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Ohio Department of Aging Boomerang: It all comes back to you!

Boomerang: It all comes back to you!

My Community - March 2012

We can learn a lot about caring for humans by listening to robots
Innovative training program uses patient simulators to teach basic care

By Peter Tamburro, Boomerang staff

Remember "Rosie the Robot," the mechanical family housekeeper from "The Jetsons"? What if Rosie could do more than just cook, clean and give advice? Already an exceptional caregiver, what if she were tomorrow's teacher? Hang onto your iPad because the future is already here. A new training program called "The Living Laboratory" is teaching nursing students to learn from robot-like patients called high fidelity human patient simulators.

For a nursing student, home-health aide or family caregiver, medical emergencies don't come with explanations or treatments. This can be especially difficult if a patient is unresponsive or can't communicate. In the classroom setting, you can learn how to diagnose and treat sick people on interactive prototypes.

The living laboratory feels like a real home with simulated patients - very much like a real family.The Nursing Institute of West Central Ohio has the most recent innovations in nursing care education and is headquartered on the Wright State University campus in Dayton, Ohio. This creative partnership began over eight years ago as the vision of the Dean of the Wright State University Miami Valley College of Nursing and Health, Patricia A. Martin, RN, Ph.D., when she began gathering national and statewide supporters. Graceworks Lutheran Services donated the two-story house on its Bethany Village campus for emerging technologies in nursing education and patient care research. The project is now locally funded. There are currently plans to build more training centers across the United States, based on this model.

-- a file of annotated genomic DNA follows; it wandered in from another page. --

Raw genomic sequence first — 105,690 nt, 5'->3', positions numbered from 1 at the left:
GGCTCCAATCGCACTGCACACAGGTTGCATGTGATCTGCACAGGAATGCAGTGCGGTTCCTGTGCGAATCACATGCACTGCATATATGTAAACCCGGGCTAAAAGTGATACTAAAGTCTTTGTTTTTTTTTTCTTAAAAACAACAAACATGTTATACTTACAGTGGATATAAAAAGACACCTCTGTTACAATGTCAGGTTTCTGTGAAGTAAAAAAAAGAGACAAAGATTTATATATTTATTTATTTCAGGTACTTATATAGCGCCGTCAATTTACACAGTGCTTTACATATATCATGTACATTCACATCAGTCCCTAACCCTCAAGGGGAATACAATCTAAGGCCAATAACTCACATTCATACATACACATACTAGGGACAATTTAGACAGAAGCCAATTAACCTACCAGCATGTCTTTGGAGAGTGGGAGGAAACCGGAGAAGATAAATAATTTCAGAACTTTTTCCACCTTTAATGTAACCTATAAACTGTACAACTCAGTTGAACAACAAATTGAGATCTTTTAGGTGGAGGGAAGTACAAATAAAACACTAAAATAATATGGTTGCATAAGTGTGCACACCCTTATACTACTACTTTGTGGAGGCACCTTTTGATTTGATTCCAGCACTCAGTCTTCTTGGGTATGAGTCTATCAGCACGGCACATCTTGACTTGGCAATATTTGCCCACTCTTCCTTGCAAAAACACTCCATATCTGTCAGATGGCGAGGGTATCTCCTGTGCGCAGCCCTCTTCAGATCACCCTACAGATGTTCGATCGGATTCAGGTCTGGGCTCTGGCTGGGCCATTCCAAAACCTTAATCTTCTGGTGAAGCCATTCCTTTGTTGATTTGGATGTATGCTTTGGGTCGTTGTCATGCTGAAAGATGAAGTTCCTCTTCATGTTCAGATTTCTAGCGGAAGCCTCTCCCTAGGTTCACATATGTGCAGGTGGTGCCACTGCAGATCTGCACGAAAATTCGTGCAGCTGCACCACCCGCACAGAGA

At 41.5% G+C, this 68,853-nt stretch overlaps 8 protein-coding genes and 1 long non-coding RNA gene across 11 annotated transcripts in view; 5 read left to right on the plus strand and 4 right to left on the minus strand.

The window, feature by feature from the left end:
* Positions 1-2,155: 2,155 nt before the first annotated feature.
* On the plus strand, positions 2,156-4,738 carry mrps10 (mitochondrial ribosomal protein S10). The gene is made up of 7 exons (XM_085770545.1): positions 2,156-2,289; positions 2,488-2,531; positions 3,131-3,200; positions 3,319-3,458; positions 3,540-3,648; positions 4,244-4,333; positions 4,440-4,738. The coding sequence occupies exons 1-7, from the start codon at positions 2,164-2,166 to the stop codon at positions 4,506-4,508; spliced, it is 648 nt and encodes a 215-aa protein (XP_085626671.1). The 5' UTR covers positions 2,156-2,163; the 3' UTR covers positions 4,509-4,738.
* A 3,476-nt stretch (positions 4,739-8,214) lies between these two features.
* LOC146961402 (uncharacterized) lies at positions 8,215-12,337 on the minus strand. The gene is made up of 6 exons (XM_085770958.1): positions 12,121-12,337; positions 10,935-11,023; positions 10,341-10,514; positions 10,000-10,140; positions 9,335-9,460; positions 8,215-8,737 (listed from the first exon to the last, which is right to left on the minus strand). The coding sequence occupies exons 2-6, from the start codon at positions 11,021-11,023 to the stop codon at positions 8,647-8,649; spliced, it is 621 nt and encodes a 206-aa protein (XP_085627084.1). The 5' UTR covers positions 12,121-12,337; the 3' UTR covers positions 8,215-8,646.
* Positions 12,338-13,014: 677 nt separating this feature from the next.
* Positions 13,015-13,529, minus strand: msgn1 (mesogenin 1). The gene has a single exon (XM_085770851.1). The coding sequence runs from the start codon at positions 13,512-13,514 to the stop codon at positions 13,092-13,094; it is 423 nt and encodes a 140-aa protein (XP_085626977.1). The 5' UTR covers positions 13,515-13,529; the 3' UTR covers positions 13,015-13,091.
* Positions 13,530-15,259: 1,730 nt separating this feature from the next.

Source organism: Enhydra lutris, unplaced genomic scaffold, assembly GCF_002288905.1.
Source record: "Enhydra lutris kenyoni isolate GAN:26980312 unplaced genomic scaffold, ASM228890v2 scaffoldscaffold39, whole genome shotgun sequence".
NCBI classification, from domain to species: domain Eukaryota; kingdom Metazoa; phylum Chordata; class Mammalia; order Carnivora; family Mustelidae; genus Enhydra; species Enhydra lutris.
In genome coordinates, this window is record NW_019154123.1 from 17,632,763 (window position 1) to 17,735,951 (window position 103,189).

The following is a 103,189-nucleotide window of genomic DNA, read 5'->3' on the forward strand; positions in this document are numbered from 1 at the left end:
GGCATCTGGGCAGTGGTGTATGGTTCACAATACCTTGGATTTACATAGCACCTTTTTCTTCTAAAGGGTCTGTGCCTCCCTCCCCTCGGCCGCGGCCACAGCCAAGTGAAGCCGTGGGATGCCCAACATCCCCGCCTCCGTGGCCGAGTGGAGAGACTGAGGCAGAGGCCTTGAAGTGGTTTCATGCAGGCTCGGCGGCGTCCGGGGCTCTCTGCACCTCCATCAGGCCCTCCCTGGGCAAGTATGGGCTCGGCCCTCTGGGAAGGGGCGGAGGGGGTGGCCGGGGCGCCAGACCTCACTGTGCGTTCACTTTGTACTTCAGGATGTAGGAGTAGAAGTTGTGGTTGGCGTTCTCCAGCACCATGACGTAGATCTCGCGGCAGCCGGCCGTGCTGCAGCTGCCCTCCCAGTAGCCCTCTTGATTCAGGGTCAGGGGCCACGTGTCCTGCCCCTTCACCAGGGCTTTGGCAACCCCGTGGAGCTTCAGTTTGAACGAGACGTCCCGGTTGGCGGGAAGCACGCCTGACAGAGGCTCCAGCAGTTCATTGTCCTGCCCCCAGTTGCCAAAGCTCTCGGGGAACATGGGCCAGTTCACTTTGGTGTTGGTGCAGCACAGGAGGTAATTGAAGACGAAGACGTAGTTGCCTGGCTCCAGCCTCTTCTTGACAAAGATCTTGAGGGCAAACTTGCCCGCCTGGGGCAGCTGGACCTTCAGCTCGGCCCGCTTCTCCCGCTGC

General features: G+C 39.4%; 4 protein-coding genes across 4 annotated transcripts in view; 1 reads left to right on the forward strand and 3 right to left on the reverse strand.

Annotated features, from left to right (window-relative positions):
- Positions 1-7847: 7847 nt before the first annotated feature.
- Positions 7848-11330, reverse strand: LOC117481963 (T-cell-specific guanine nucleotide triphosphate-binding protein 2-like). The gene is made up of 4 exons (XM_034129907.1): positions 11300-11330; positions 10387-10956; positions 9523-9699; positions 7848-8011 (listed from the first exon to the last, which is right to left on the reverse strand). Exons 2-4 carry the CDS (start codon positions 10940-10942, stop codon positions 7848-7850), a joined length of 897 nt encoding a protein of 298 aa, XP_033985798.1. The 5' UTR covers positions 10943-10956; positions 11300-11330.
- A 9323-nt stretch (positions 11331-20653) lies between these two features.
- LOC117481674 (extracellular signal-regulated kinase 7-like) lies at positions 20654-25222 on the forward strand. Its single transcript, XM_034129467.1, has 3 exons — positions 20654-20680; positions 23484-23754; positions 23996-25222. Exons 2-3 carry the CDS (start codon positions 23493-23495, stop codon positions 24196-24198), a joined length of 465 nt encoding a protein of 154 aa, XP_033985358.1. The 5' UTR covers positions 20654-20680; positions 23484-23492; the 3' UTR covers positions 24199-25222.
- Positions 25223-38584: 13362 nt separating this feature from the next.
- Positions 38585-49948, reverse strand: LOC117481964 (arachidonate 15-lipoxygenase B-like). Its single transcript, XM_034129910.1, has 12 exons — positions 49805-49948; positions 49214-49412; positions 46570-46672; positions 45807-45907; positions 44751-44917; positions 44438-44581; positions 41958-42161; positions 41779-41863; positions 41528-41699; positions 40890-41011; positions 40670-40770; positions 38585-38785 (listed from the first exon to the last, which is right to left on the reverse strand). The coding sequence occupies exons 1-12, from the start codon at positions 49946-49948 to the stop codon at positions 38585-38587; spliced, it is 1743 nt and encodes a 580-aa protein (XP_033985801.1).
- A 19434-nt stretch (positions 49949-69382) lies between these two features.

As you walk in the living laboratory, it feels like a real home with simulated patients - very much like a real family. Like real people, they can talk and answer questions. They have heartbeats and body temperatures, and can mimic a host of health problems and symptoms from headaches, nausea, sweating, leg cramps and indigestion to heart attacks. By working with these simulated patients, nursing students gain the experience and confidence to diagnose and deal with serious medical conditions.

Whether you are a professional caregiver, want to become one, or provide assistance for a friend or loved one at home, the possibilities of this type of training are endless. The future is not that far away when you can take a workshop or training in your community to help identify a medical event, like a heart attack or stroke, or learn how to address the various stages of a progressive disease like Parkinson's or Alzheimer's with real-world experience. Imagine how helpful it can be to know what questions to ask and what signs or symptoms to look for to keep your loved one comfortable. In an actual medical event, prior practical experience can help save a life.

It's no secret that as aging Boomers live longer and grow in numbers, so will healthcare costs and the need for services and professionals. If we utilize technology to become better educated and trained in caring for ourselves and others, we can be better caregivers to our family, friends and communities and faithful stewards of our human resources.


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